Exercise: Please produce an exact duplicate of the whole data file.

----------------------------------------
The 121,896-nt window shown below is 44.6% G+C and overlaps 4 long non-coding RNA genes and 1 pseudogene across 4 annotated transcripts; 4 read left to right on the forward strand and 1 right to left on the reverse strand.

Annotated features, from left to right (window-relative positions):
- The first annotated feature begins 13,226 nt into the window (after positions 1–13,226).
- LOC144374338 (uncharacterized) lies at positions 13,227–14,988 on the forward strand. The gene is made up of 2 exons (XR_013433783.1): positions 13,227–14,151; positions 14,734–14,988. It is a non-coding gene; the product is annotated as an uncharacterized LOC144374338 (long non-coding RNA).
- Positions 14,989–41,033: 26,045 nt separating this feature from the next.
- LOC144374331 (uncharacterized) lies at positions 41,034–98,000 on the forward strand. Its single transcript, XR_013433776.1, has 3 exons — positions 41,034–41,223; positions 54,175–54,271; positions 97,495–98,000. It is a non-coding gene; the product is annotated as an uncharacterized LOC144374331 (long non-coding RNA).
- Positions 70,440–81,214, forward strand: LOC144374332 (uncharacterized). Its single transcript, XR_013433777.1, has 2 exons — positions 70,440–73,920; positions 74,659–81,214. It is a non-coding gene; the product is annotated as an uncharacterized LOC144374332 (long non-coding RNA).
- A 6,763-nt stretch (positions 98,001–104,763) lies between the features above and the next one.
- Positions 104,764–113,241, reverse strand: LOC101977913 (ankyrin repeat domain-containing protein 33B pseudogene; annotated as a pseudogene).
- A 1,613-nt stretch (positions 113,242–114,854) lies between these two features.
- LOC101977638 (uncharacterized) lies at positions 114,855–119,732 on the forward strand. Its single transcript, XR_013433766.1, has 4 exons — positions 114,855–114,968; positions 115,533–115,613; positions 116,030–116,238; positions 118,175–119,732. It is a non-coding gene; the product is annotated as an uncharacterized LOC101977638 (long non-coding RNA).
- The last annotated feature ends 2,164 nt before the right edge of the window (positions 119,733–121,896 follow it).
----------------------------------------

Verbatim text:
The 121,896-nt window shown below is 44.6% G+C and overlaps 4 long non-coding RNA genes and 1 pseudogene across 4 annotated transcripts; 4 read left to right on the forward strand and 1 right to left on the reverse strand.

Annotated features, from left to right (window-relative positions):
- The first annotated feature begins 13,226 nt into the window (after positions 1–13,226).
- LOC144374338 (uncharacterized) lies at positions 13,227–14,988 on the forward strand. The gene is made up of 2 exons (XR_013433783.1): positions 13,227–14,151; positions 14,734–14,988. It is a non-coding gene; the product is annotated as an uncharacterized LOC144374338 (long non-coding RNA).
- Positions 14,989–41,033: 26,045 nt separating this feature from the next.
- LOC144374331 (uncharacterized) lies at positions 41,034–98,000 on the forward strand. Its single transcript, XR_013433776.1, has 3 exons — positions 41,034–41,223; positions 54,175–54,271; positions 97,495–98,000. It is a non-coding gene; the product is annotated as an uncharacterized LOC144374331 (long non-coding RNA).
- Positions 70,440–81,214, forward strand: LOC144374332 (uncharacterized). Its single transcript, XR_013433777.1, has 2 exons — positions 70,440–73,920; positions 74,659–81,214. It is a non-coding gene; the product is annotated as an uncharacterized LOC144374332 (long non-coding RNA).
- A 6,763-nt stretch (positions 98,001–104,763) lies between the features above and the next one.
- Positions 104,764–113,241, reverse strand: LOC101977913 (ankyrin repeat domain-containing protein 33B pseudogene; annotated as a pseudogene).
- A 1,613-nt stretch (positions 113,242–114,854) lies between these two features.
- LOC101977638 (uncharacterized) lies at positions 114,855–119,732 on the forward strand. Its single transcript, XR_013433766.1, has 4 exons — positions 114,855–114,968; positions 115,533–115,613; positions 116,030–116,238; positions 118,175–119,732. It is a non-coding gene; the product is annotated as an uncharacterized LOC101977638 (long non-coding RNA).
- The last annotated feature ends 2,164 nt before the right edge of the window (positions 119,733–121,896 follow it).